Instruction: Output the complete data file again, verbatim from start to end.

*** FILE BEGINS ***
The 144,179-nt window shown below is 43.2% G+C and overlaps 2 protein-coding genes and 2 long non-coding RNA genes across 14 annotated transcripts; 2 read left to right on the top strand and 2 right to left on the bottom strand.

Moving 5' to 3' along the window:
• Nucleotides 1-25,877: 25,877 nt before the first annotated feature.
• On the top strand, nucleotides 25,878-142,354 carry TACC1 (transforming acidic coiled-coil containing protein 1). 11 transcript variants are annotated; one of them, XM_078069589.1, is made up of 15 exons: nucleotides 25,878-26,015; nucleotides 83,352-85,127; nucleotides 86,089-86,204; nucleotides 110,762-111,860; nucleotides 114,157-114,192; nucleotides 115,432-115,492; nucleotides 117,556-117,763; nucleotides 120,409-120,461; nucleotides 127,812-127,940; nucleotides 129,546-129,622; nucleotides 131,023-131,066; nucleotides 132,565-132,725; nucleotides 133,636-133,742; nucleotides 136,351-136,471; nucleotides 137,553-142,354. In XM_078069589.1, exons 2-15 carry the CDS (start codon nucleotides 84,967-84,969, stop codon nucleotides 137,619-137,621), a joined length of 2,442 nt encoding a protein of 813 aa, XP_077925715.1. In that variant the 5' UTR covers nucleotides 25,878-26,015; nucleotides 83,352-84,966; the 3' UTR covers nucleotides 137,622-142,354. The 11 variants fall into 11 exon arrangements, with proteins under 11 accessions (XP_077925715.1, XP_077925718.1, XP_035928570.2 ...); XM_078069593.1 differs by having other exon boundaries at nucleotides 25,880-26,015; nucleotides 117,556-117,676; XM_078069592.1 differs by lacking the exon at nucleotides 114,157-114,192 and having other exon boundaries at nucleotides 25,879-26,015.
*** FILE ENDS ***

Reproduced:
The 144,179-nt window shown below is 43.2% G+C and overlaps 2 protein-coding genes and 2 long non-coding RNA genes across 14 annotated transcripts; 2 read left to right on the top strand and 2 right to left on the bottom strand.

Moving 5' to 3' along the window:
• Nucleotides 1-25,877: 25,877 nt before the first annotated feature.
• On the top strand, nucleotides 25,878-142,354 carry TACC1 (transforming acidic coiled-coil containing protein 1). 11 transcript variants are annotated; one of them, XM_078069589.1, is made up of 15 exons: nucleotides 25,878-26,015; nucleotides 83,352-85,127; nucleotides 86,089-86,204; nucleotides 110,762-111,860; nucleotides 114,157-114,192; nucleotides 115,432-115,492; nucleotides 117,556-117,763; nucleotides 120,409-120,461; nucleotides 127,812-127,940; nucleotides 129,546-129,622; nucleotides 131,023-131,066; nucleotides 132,565-132,725; nucleotides 133,636-133,742; nucleotides 136,351-136,471; nucleotides 137,553-142,354. In XM_078069589.1, exons 2-15 carry the CDS (start codon nucleotides 84,967-84,969, stop codon nucleotides 137,619-137,621), a joined length of 2,442 nt encoding a protein of 813 aa, XP_077925715.1. In that variant the 5' UTR covers nucleotides 25,878-26,015; nucleotides 83,352-84,966; the 3' UTR covers nucleotides 137,622-142,354. The 11 variants fall into 11 exon arrangements, with proteins under 11 accessions (XP_077925715.1, XP_077925718.1, XP_035928570.2 ...); XM_078069593.1 differs by having other exon boundaries at nucleotides 25,880-26,015; nucleotides 117,556-117,676; XM_078069592.1 differs by lacking the exon at nucleotides 114,157-114,192 and having other exon boundaries at nucleotides 25,879-26,015.